3/5/2018 | 1 MINUTE READ

Michigan Takes Steps to Eliminate PFOS, PFOA and PFAS

Facebook Share Icon LinkedIn Share Icon Twitter Share Icon Share by EMail icon Print Icon

The Michigan Department of Environmental Quality (DEQ) is requiring wastewater treatment plants with industrial pretreatment programs to screen for and eliminate these compounds commonly used in the metal-finishing industry.

Share

Facebook Share Icon LinkedIn Share Icon Twitter Share Icon Share by EMail icon Print Icon

The Michigan Department of Environmental Quality (DEQ) is requiring wastewater treatment plants with industrial pretreatment programs to eliminate several compounds used in the metal-finishing industry: perfluorooctane sulfonate (PFOS), perfluorooctanoic acid (PFOA), and perfluoroalkyl and polyfluoroalkyl substances (PFAS).

The DEQ sent a letter to the plants in the state in late February asking them to “investigate probable sources, reduce/eliminate the sources found and take other actions to protect surface water quality as needed.” The agency specifically called out the metal-finishing industry as a source of some of the compounds, along with firefighting foams, and stain- and water-resistant treatments for clothing, furniture and carpeting.

Erin Burns, executive director of the Michigan chapter of the National Association for Surface Finishing, notified its members that they will soon be contacted by their local publicly owned treatment works to test how much of the compounds they are disposing.

“DEQ asked WWTFs (wastewater treatment facilities) to conduct initial screening for potential sources of PFAS, develop a monitoring plan, and perform source testing to identify levels in wastewater above the surface water quality standard of 12 parts per trillion for PFOS,” she says.

Representatives from the NASF and its Michigan chapter met with the DEQ and U.S. EPA in January to discuss issues related to the PFAS initiative, which has a June 29 deadline for data collection, and an October 26 deadline for a plan to reduce or eliminate the PFOS and PFOA.

“We are concerned about several critical issues, including the lack of any approved testing methodology for PFAS in wastewater,” Burns says. “These concerns are exacerbated by the aggressive deadlines imposed on WWTFs in the DEQ letter.”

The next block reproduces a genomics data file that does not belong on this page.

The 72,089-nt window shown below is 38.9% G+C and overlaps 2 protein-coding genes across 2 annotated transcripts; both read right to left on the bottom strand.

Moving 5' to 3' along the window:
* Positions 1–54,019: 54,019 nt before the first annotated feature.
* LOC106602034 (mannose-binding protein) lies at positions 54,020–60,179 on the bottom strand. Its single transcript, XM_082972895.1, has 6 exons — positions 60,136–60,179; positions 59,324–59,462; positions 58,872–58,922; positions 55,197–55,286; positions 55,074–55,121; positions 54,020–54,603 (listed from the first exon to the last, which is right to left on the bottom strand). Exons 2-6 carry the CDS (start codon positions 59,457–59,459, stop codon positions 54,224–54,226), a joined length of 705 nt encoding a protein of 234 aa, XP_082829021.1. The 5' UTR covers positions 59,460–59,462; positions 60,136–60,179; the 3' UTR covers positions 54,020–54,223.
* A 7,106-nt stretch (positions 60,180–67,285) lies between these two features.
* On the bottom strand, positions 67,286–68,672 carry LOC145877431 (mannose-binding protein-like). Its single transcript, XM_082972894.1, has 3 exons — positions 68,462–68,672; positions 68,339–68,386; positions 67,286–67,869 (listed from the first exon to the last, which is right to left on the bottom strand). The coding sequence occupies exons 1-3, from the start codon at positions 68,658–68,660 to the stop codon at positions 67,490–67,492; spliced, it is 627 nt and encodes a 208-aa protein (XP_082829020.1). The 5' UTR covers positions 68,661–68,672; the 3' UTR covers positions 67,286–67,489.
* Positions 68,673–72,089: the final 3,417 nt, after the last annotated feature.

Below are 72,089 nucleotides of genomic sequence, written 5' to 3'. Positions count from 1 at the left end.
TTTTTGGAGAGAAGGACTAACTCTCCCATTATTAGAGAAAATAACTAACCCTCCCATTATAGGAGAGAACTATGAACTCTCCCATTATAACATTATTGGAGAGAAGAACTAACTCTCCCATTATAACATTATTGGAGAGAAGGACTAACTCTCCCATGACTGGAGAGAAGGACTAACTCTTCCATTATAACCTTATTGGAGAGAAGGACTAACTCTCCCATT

The Michigan House of Representatives passed a bill in January which provides a $23.2 million allocation for testing, monitoring and technical assistance at more than a dozen sites across Michigan. This funding will also pay for improvements to the Michigan DEQ’s water testing laboratory, which is not currently equipped to test for PFAS.

“Water samples from homes are currently shipped out of state because none of the water testing facilities in Michigan have the capability to test for PFAS. Right now families have to wait about eight weeks for results,” says State Representative Daire Rendon of Lake City. “Upgrading the state’s DEQ laboratory will ensure a reliable, timely response for our residents.”

For information, visit minasf.org.

Related Topics

RELATED CONTENT

  • Chromium Plating

    An overview of decorative and hard chromium electroplating processes.

  • Plating Q&A: Can you color stainless steel?

    Our expert, Art Kushner, says yes, you can color stainless steel, but it is not a process that is typically performed in a plating shop. Read more about his answer.

  • Masking for Surface Finishing

    Masking is employed in most any metal finishing operation where only a specifically defined area of the surface of a part must be exposed to a process. Conversely, masking may be employed on a surface where treatment is either not required or must be avoided. This article covers the many aspects of masking for metal finishing, including applications, methods and the various types of masking employed.


Resources